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Need Low budget mountain bike

Old 10-15-20, 06:58 AM
  #1  
BikingViking793
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Need Low budget mountain bike

I do a lot of road cycling and a little gravel riding and am really wanting a mountain bike for some trail riding. The reality is that itís a bike Iíll probably use 4-5X a year so keeping the budget low to like $400. In the 90s I had a nice mountain bike and went out on the trails and had fun with friends. Seems a lot has changed for mountain bikes. Due to the budget Iím mostly leaning towards bikesdirect, they have a cheap 27.5Ē with disc brakes. But Iím curious if anyone has good suggestions for my budget. Iím about 5,6 so a 29Ē might not be to my liking and 26Ē seems to be on the out? Only close local bike shop is trek, but there are a few other options within an hour. Been looking at used bikes the last month and not much showing in my size. Most are really old or not great bikes. I worry a used mountain bike could easily have lots of issues too. Curious for any suggestions before I buy something.
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Old 10-15-20, 07:16 AM
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Trek Singletrack w/o suspension. Virtually indestructible, widely available.

https://sfbay.craigslist.org/eby/bik...211877588.html

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Old 10-15-20, 08:41 AM
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Where are you located? If you have a thriving local market you can get something pretty good used, though prices are up.

The above bike is good quality. Great, even! But it was a dinosaur even when it was new, an 80's bike from the 90's. Still, it was very popular and examples are not hard to find. The 800 models are not as nice but they are freaking everywhere
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Old 10-15-20, 09:34 AM
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Originally Posted by Lemond1985 View Post
Trek Singletrack w/o suspension. Virtually indestructible, widely available.

https://sfbay.craigslist.org/eby/bik...211877588.html

Iíll keep an eye open for any. There are a few for sale but nothing right size. Indestructible sounds good. Previous to my more expensive mountain bike I had a $300 Schwinn with no suspension that I loved.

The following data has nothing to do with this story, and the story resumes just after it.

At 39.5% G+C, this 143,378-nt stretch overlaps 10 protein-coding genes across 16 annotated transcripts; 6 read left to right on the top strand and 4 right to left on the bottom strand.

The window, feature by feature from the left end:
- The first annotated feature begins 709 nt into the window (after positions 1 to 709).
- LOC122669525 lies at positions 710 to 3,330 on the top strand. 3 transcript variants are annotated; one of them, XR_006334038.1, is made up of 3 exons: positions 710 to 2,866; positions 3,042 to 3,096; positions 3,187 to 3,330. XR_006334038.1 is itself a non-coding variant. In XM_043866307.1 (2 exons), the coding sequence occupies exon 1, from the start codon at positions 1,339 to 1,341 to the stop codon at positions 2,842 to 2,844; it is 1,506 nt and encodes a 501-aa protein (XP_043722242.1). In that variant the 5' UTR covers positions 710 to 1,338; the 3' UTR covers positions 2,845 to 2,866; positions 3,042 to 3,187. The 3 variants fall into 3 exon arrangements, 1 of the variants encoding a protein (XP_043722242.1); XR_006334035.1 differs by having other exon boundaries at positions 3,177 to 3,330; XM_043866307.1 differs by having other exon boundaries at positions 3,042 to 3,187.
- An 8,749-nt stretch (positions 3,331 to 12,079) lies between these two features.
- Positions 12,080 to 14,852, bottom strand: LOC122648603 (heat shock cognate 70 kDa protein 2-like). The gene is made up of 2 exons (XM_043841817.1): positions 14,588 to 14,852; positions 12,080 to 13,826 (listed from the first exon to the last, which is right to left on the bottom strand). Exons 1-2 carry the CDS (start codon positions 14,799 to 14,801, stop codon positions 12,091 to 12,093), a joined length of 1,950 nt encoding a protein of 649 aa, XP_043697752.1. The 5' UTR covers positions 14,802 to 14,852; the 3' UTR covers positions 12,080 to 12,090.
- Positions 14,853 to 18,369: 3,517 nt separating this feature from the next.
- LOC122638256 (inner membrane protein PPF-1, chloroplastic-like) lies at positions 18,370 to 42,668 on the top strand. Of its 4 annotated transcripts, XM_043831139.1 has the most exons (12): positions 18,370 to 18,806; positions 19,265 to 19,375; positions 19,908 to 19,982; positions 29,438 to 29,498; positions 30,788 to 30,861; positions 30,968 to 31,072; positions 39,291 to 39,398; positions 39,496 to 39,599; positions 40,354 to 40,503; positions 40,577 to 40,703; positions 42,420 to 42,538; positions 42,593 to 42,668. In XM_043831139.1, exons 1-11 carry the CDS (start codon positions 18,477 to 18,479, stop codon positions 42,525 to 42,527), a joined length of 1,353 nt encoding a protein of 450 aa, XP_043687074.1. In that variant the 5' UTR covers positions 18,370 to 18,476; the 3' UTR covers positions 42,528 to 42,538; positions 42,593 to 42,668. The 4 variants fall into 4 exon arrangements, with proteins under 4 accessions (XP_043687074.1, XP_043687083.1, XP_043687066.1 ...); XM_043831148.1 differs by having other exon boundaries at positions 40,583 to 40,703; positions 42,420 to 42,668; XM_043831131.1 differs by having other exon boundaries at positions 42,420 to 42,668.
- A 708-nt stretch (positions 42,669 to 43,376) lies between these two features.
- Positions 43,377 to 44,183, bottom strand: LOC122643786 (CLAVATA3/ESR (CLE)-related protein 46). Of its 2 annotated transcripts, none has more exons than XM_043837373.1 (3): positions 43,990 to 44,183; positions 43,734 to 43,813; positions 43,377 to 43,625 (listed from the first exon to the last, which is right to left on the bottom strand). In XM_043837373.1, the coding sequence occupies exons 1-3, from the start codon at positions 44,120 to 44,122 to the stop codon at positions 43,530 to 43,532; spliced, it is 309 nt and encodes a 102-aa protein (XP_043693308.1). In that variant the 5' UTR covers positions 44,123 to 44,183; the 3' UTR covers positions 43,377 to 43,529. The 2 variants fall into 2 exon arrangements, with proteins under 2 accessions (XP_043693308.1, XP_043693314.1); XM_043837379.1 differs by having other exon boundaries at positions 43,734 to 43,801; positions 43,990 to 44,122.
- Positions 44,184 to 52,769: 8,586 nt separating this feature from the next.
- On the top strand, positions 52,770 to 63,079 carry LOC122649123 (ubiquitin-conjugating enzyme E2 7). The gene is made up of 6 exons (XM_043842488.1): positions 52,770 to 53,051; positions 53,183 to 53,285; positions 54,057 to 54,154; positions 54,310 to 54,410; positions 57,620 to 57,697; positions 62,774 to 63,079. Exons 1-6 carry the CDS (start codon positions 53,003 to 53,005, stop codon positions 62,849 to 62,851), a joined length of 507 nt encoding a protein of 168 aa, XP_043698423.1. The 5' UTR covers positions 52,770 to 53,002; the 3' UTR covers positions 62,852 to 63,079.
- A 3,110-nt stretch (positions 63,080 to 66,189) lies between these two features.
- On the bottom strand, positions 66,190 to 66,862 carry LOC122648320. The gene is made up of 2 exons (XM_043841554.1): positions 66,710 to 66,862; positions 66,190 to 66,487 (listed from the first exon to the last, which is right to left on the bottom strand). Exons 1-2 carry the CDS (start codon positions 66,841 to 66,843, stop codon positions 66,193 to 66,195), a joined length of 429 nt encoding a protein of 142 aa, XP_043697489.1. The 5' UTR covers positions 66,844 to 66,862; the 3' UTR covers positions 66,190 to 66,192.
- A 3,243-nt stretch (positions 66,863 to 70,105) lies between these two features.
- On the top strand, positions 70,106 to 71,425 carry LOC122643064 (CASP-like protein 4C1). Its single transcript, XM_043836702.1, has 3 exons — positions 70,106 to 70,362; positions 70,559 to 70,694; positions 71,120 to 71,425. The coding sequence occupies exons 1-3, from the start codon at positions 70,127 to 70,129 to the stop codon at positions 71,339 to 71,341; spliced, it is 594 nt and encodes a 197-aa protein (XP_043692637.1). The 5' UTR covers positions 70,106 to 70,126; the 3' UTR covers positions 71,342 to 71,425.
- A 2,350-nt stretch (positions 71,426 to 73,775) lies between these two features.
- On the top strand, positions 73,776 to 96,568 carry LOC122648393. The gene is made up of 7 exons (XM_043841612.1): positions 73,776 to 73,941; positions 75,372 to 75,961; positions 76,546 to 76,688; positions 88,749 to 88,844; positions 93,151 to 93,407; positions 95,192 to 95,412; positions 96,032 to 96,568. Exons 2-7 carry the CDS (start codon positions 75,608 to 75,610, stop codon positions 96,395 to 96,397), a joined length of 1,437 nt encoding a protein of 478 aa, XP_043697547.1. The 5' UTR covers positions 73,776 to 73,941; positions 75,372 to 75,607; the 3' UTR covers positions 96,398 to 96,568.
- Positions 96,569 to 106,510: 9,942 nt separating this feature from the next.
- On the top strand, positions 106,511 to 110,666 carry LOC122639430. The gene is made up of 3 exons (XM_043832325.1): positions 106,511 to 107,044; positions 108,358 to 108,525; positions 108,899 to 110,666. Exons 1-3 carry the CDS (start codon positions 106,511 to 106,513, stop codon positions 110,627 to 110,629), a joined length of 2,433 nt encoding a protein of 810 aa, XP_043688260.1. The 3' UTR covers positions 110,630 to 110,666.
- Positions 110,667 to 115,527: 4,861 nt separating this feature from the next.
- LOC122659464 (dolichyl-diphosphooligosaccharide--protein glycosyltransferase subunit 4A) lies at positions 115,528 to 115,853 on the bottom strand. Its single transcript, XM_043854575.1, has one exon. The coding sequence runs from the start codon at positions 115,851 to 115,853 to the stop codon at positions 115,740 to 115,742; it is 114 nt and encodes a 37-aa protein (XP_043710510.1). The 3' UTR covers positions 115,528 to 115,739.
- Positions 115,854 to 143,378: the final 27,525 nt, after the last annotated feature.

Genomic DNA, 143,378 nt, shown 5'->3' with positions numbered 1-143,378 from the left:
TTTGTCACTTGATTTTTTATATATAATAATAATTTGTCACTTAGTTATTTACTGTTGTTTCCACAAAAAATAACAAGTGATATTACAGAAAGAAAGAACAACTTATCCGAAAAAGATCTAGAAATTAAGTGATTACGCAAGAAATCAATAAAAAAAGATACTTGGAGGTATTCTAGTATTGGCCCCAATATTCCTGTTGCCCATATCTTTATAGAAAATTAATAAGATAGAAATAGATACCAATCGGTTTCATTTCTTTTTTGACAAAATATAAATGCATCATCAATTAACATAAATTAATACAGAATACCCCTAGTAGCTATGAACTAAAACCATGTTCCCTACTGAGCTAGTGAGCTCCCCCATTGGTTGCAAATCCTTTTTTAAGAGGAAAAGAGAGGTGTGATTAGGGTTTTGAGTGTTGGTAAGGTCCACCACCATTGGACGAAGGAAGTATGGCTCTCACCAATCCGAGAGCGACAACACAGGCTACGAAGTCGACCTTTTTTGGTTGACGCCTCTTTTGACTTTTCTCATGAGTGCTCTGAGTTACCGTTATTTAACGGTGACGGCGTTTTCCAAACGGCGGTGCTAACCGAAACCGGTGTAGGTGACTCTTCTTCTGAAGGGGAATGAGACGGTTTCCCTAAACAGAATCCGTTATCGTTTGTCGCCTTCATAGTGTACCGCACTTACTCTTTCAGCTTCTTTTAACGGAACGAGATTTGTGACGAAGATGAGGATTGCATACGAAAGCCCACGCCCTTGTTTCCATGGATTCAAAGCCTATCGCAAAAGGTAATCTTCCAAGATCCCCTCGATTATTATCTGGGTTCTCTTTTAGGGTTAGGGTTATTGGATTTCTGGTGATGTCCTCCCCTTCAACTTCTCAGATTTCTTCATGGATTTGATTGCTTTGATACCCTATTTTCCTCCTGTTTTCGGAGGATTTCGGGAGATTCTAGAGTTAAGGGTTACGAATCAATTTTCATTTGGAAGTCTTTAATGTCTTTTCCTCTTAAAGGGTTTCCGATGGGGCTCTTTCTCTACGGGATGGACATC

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Old 10-15-20, 09:36 AM
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Originally Posted by Darth Lefty View Post
Where are you located? If you have a thriving local market you can get something pretty good used, though prices are up.

The above bike is good quality. Great, even! But it was a dinosaur even when it was new, an 80's bike from the 90's. Still, it was very popular and examples are not hard to find. The 800 models are not as nice but they are freaking everywhere
Iím in WI. Havenít spotted anything in used market yet that looks good and is right size. There are a lot of trek 800 and 820 out there. I guess a new 820 is in my budget, but the bikesdirect bike is cheaper. The local Trek also sounds like there wonít be much inventory till spring,
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Old 10-15-20, 10:12 AM
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Around here the bike shops are posting on facebook when they are getting shipments of bikes in so people can call ahead and reserve them. There may appear to be no inventory, but shipments are happening. Ironically, your height may be an advantage, one of my local shops has quite a few small and xs framed bikes in stock. The med, L and XL are getting snapped up the fastest.
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Old 10-15-20, 12:12 PM
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Originally Posted by c_m_shooter View Post
Around here the bike shops are posting on facebook when they are getting shipments of bikes in so people can call ahead and reserve them. There may appear to be no inventory, but shipments are happening. Ironically, your height may be an advantage, one of my local shops has quite a few small and xs framed bikes in stock. The med, L and XL are getting snapped up the fastest.

Yeah it can be an advantage for new, but not much new in my budget. Is a new trek 820 better than the bikesdirect bike with 27.5Ē wheels, disc brakes and $80 or so cheaper? My friends who have gotten bikes from them say they are OK. Not great and not bad. One of the shops in driving distance has a Reid mountain bike for $350 but it is 26Ē and rim brakes so not super tempting.
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Old 10-15-20, 01:01 PM